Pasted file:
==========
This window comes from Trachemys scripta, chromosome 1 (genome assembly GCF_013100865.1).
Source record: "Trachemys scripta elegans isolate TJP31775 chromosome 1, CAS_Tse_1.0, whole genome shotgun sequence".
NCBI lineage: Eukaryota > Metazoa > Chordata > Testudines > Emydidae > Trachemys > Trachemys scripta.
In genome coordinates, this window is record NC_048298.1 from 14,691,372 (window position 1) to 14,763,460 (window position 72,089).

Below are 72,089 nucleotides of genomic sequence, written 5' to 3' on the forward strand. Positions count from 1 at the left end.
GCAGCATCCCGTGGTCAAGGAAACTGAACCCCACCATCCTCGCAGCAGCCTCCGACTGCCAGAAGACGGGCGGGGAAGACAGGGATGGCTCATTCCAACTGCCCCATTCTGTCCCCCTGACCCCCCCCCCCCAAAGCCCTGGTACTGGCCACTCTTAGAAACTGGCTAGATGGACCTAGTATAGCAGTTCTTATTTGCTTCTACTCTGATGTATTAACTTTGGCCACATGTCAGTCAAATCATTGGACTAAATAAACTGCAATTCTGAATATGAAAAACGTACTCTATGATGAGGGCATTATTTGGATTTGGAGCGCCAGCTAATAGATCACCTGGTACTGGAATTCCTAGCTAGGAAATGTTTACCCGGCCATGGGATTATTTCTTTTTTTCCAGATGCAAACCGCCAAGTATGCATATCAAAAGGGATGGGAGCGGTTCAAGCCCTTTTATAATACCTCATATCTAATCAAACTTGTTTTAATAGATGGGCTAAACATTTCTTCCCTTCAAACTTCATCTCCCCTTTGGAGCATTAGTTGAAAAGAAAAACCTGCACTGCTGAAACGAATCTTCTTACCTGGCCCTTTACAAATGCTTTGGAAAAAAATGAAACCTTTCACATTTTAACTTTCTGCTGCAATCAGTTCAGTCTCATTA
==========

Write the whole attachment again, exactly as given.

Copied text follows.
This window comes from Trachemys scripta, chromosome 1 (genome assembly GCF_013100865.1).
Source record: "Trachemys scripta elegans isolate TJP31775 chromosome 1, CAS_Tse_1.0, whole genome shotgun sequence".
NCBI lineage: Eukaryota > Metazoa > Chordata > Testudines > Emydidae > Trachemys > Trachemys scripta.
In genome coordinates, this window is record NC_048298.1 from 14,691,372 (window position 1) to 14,763,460 (window position 72,089).

Below are 72,089 nucleotides of genomic sequence, written 5' to 3' on the forward strand. Positions count from 1 at the left end.
GCAGCATCCCGTGGTCAAGGAAACTGAACCCCACCATCCTCGCAGCAGCCTCCGACTGCCAGAAGACGGGCGGGGAAGACAGGGATGGCTCATTCCAACTGCCCCATTCTGTCCCCCTGACCCCCCCCCCCCAAAGCCCTGGTACTGGCCACTCTTAGAAACTGGCTAGATGGACCTAGTATAGCAGTTCTTATTTGCTTCTACTCTGATGTATTAACTTTGGCCACATGTCAGTCAAATCATTGGACTAAATAAACTGCAATTCTGAATATGAAAAACGTACTCTATGATGAGGGCATTATTTGGATTTGGAGCGCCAGCTAATAGATCACCTGGTACTGGAATTCCTAGCTAGGAAATGTTTACCCGGCCATGGGATTATTTCTTTTTTTCCAGATGCAAACCGCCAAGTATGCATATCAAAAGGGATGGGAGCGGTTCAAGCCCTTTTATAATACCTCATATCTAATCAAACTTGTTTTAATAGATGGGCTAAACATTTCTTCCCTTCAAACTTCATCTCCCCTTTGGAGCATTAGTTGAAAAGAAAAACCTGCACTGCTGAAACGAATCTTCTTACCTGGCCCTTTACAAATGCTTTGGAAAAAAATGAAACCTTTCACATTTTAACTTTCTGCTGCAATCAGTTCAGTCTCATTA